Now I am wondering if this approach would work for any reference count leaking problem. I guess the most difficult issue is to find the value of the pointer that is leaking if you have many objects of the same type.. Any suggestions how to do this?


Bluefish, Ubuntu or Gtk bug?

In Bluefish,Gnome,open source,Programming,Ubuntu on October 25, 2011 by oli4444

There is a weird widget scaling issue happening with Bluefish compiled on Ubuntu 11.10 with gtk-3.2.0 that I don’t see on the same Ubuntu 11.10 with Bluefish compiled with gtk-2.24.6 nor on Fedora 15 compiled with Bluefish compiled with either gtk-3.0.12 or gtk-2.24.4.

Bluefish has a GtkHPaned widget to show a sidebar (by default on the left). Inside that sidebar is a GtkNotebook, and inside that notebook is a GtkComboBox. The text string in the GtkComboBox sometimes becomes quite long. Normally this string is just shortened by gtk as can be seen below (the string is file:///home/olivier etc. etc.):

On Ubuntu 11.10 with gtk-3.2, however, this string defines the GtkComboBox minimum width, and if you try to move the GtkHPaned handle to the left it makes all of the contents inside the GtkHPaned move to the left, outside the window border (watch the left side of the GtkNoteBook, see that one of the tabs is moved outside the window? See that the contents of the GtkTreeView are moved outside the window?):

In this example there is a long string in the active entry of the GtkComboBox, but if there is a short string active and a long string only in the popup menu, the issue still appears. So the minimum width is defined by the longest string in the GtkListModel.

In the documentation I cannot find if a GtkComboBox should shrink smaller than the text that is possibly in the popup menu. But I do know that this has never been a problem before on any gtk version up to gtk-3.0 (but Fedora 16 is not yet released, so my only Gtk-3.2 box has Ubuntu 11.10), so I’m wondering if the bug is in Bluefish, Ubuntu or Gtk?

Update 1: I can reproduce this on Fedora 16 beta, so this is not an Ubuntu issue, it is either Gtk-3.2 or Bluefish

Update 2: thanks to the comment from Benjamin Otte I fixed part of the issue by setting the ellipsize property to the GtkComboBox text renderer. However it is still not really back to normal nice behavior. The GtkComboBox furthermore has weird/buggy behavior if ellipsize is disabled. If there used to be a long string in the model, but that string is gone, it still wants a very big width. I think at least this bit is buggy.


Gnome shell starting to become my favourite

In Gnome,Gnome shell,Linux desktop,open source,Unity on August 19, 2011 by oli4444

I have several different computers, running Gnome 2, Gnome 3, Unity and Mac OSX. New interfaces always take a while to get used to, so after the initial launch of Gnome 3 and Unity the “classic” Gnome 2 interface was still my favourite to get my work done.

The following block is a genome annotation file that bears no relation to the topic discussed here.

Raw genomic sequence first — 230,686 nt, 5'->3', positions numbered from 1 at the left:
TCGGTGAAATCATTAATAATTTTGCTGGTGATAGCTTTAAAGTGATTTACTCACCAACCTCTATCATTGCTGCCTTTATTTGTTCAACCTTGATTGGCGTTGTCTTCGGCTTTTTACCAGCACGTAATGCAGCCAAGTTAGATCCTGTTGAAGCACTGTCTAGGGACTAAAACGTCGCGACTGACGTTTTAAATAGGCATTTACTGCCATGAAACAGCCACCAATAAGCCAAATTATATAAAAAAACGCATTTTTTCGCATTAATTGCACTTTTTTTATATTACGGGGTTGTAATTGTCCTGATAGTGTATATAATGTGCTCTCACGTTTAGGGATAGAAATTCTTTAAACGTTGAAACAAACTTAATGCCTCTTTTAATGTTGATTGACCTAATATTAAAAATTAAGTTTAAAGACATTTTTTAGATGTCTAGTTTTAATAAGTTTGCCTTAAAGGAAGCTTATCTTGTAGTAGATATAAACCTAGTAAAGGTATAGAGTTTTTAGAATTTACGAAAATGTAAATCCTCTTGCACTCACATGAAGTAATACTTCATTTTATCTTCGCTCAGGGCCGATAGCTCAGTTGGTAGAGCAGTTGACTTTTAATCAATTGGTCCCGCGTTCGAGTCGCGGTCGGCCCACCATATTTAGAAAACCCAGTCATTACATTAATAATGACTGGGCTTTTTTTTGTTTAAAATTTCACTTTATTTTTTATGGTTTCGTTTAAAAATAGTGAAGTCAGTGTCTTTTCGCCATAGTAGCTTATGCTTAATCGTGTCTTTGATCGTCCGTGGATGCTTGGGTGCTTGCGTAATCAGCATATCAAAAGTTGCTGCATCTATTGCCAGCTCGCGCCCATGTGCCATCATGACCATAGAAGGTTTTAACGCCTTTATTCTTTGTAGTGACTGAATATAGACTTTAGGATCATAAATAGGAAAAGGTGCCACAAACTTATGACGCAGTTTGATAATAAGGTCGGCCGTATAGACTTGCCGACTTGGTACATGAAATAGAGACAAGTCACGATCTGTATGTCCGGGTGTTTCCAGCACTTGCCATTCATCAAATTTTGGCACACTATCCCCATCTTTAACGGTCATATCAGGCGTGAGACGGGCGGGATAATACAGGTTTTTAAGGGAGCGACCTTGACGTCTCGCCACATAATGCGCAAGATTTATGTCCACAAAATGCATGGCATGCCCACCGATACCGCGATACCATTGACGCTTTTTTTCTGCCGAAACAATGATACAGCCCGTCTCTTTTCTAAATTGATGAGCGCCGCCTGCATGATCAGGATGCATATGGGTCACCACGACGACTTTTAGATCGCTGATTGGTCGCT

Gnome 3 has the best looks (yes, I like it better than OSX), but to get my work done I don’t need the best looks. A long time ago I ran Enlightenment with the aliens theme to have a very cool desktop, but I always switched the Sawfish when I had some real programming to do.

So what is making Gnome 3 making my first choice? The main reason for that is the keyboard control. Hit <alt><f1> or the <windows> key and start typing some characters of the program name and hit enter. Better, start typing the name of the bluefish project file that I used recently and hit enter, and I have my project open. I don’t have to type the exact name of the command (typing “te” already selects “gnome-terminal” for me, “tru” selects my “bluefish_trunk” bluefish project file, “fi” selects firefox, etc.) which makes it very fast and convenient. Switching virtual desktops (called workspaces in gnome 3) is <ctrl><alt><up> or <ctrl><alt><down>, and when I need a new desktop it is automatically created by hitting <down> one extra time.

Some other things I like a lot: tiling widows side by side by dragging a window to the right/left, and restoring the original size when moving the window again. However, I would like to be able to widen the windows after tiling, the left window can be widened on the bottom-right corner, but there is no way to make the left window a bit wider. I like <alt><`> for switching between windows of the same application (it feels natural because it is so close to <alt><tab>). I like <alt><f2> to start new commands, especially when using <ctrl><enter> to start that command in a new terminal.

What would make things even better for me: